Cooking and baking has become a popular pastime for many during the pandemic. If you have been baking up a storm, then you may have tasted more raw dough than you would otherwise. After all, who can resist licking the bowl? Licking the batter bowl for your favorite cake or cookie recipe can be a sweet experience that can take us back to our childhood and provide great comfort. It might seem like a rather harmless and delicious thing to do, but did you know this baking ritual can pose serious health risks?
Dangers of conventional raw cookie dough
Sadly, the presence of raw egg and raw flour in uncooked dough can increase the risk of contracting a dangerous foodborne illness such as Salmonella or E. coli. The U.S. Food and Drug Administration (FDA) strongly discourages people from consuming food products that contain these ingredients.
E. coli (Escherichia coli) bacteria typically live inside the intestines of healthy people and animals. This is essentially where the bacteria comes from. Most varieties of this bacteria are harmless. Unfortunately, though, there have been some dangerous strains, such as the O157:H7 strain (as in the 2017 and 2018 cases of contaminated romaine lettuce), which can cause severe abdominal cramps, bloody diarrhea, and vomiting. You can be exposed to this E. coli strain by consuming contaminated water or food — especially raw vegetables and undercooked ground meat. Healthy adults will usually recover from the infection within a week. Older adults, young children, and individuals with a weakened immune system have a greater risk of developing kidney failure (hemolytic uremic syndrome), which can be life-threatening.
Salmonella bacteria live in the intestines of animals and humans, and are expelled through the feces. Any type of contact this bacteria makes with food or water can cause you to become ill. Salmonella infection is often classified as stomach flu, also known as gastroenteritis. People can become infected with salmonella by drinking contaminated water or by consuming foods that are raw, undercooked, or have been contaminated with the bacteria — especially meat, eggs, and poultry. Meat is not the only culprit — the FDA warns you can contract the illness even from contaminated raw produce.
Several well-known food manufacturers have had their cookie dough batters recalled in recent years because of foodborne illness outbreaks linked to raw dough consumption. As a result, these and other companies have made a switch to heat-treated processed flour for their cookie dough products. Unfortunately, we are still advised not to consume raw cookie dough as the risk of foodborne illness has not been completely eliminated.
Now that you know the dangers of raw dough, must you kill your cravings and give up the scent, taste, and texture of this treat altogether? Thankfully, the answer is an enthusiastic “no” with a cherry on top! To safely enjoy edible raw cookie or cake dough, you can either purchase it or make it yourself. Of course, you will need to avoid any products or recipes that contain raw eggs and/or raw flour.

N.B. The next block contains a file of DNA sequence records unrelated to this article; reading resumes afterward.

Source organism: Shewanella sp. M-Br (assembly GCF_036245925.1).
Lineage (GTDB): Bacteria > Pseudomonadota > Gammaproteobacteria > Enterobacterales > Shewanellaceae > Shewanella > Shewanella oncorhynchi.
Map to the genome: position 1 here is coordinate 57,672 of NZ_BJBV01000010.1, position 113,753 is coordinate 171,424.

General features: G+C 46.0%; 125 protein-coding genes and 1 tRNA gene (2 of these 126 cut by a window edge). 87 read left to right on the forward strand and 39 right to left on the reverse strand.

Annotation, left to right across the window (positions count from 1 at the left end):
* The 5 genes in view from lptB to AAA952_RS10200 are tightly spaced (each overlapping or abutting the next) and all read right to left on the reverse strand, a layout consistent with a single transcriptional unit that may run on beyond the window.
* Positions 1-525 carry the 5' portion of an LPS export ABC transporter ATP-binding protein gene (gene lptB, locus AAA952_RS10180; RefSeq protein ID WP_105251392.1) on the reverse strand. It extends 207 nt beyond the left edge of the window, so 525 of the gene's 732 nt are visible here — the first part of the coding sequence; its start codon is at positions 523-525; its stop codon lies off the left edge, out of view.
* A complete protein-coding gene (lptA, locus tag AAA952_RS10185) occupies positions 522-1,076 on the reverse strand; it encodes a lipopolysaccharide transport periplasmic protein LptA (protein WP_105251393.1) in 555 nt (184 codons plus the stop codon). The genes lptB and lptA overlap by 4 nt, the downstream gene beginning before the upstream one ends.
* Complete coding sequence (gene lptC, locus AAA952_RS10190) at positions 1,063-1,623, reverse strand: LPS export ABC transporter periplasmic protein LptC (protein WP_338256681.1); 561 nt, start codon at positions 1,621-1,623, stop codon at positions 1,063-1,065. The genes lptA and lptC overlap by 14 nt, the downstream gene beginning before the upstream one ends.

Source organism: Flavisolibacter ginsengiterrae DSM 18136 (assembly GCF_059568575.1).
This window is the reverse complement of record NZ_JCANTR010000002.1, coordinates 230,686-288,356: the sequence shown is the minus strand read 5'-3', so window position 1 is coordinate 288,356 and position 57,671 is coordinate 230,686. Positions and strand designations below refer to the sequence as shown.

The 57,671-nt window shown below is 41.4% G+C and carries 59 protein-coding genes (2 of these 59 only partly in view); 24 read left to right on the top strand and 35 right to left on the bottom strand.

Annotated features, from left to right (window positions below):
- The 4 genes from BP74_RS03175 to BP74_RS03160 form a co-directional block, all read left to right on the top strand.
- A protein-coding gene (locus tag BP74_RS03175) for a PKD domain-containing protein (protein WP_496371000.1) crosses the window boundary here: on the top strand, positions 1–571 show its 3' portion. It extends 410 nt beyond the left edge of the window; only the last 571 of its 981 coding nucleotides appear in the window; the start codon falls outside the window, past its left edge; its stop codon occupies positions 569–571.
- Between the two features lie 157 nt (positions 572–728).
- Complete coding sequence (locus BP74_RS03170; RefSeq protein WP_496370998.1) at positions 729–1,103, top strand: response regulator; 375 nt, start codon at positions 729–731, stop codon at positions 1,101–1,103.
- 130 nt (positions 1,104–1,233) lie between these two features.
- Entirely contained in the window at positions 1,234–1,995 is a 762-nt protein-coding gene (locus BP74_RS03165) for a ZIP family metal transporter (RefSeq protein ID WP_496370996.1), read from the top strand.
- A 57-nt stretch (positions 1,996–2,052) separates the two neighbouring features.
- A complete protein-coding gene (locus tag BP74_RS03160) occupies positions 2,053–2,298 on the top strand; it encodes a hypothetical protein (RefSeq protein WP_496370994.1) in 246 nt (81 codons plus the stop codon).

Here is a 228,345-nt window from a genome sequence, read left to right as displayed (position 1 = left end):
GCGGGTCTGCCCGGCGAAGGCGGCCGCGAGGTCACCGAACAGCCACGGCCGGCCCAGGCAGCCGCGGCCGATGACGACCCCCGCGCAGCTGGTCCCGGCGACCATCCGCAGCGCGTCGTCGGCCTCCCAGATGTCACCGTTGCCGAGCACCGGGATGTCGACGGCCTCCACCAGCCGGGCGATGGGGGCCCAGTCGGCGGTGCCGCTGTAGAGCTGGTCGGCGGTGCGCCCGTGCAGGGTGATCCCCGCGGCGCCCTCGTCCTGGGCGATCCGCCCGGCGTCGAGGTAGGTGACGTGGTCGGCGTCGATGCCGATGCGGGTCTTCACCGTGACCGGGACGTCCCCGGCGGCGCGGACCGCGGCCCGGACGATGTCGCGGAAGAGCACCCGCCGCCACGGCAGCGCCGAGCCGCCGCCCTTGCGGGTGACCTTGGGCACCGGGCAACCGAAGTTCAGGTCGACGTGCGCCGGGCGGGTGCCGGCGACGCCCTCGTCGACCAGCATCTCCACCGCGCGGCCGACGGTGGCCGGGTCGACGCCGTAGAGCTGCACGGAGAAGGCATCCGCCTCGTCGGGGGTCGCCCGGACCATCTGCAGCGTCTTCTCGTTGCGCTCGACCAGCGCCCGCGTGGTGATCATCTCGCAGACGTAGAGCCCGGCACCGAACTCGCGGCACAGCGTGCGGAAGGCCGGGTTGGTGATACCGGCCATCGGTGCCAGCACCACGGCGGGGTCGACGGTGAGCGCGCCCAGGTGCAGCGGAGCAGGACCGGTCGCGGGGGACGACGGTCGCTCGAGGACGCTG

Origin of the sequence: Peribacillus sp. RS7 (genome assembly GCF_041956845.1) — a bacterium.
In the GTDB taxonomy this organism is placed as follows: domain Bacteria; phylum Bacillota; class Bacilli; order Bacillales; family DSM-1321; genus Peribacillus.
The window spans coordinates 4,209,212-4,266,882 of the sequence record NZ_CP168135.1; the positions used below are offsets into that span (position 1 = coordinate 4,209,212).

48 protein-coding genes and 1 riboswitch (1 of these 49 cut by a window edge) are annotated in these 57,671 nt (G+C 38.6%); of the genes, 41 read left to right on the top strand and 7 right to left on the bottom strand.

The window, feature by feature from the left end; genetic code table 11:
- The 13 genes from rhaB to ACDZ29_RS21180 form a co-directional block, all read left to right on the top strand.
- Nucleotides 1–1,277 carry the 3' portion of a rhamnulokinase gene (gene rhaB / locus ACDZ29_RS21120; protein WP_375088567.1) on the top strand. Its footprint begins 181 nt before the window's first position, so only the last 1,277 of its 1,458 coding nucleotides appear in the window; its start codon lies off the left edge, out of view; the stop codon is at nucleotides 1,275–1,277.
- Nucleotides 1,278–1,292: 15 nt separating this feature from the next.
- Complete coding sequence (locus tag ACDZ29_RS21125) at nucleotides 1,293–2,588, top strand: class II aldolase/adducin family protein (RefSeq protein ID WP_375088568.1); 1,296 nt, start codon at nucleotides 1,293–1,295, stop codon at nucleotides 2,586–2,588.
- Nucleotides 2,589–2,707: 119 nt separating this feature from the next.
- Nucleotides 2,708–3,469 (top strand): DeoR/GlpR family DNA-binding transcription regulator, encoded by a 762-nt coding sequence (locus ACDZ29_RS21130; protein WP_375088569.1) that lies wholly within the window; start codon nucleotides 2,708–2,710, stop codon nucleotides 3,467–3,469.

A trendy treat
There are a number of brands offering raw cookie and cake dough in different flavors. Sadly, the number of gluten-free versions are limited. Sweet Loren’s is one brand that does cater to the gluten-free crowd. Their new edible raw cookie dough comes in 3.6-ounce mini cups (with a portable mini spoon in each) and the dough is extra creamy, smooth, and “scoopable.” The dough is also non-GMO certified, vegan and free of nuts, eggs, and dairy. All of their gluten-free flours are naturally heat-treated and made with gluten-free oat flour. Flavors include birthday cake, chocolate chunk, and double chocolate brownie. These raw cookie dough cups could be the stuff dreams are made of: the experience of licking raw brownie batter off the spoon, sneaking bites of raw chocolate chunk dough, and devouring spoonfuls of cake batter — safely.
Do you want to make your own edible raw cookie dough when cravings call? Try this delicious gluten-free, grain-free, dairy-free edible dough for one that you can whip up in under five minutes.
A lifelong celiac, Lisa Cantkier is an educator, coach and writer specializing in nutrition and health. She is the coauthor of the celiac- and diabetes-friendly cookbook, The Paleo Diabetes Diet Solution. Follow her on social media at @LisaCantkier and contact her by email at [email protected].
- 1/2 cup almond flour
- 1/2 tablespoon coconut oil, melted (works with other oils too)
- 1 tablespoon almond milk (or milk of your choice)
- 1 tablespoon pure maple syrup
- 1/2 tablespoon vanilla extract
- 2 tablespoons dark chocolate chips
- Pinch of salt
1. Combine all ingredients (except chocolate chips) in a medium bowl.
2. Stir in chocolate chips and mix well until you form a ball of dough.
3. Store dough in refrigerator for 1 to 3 hours.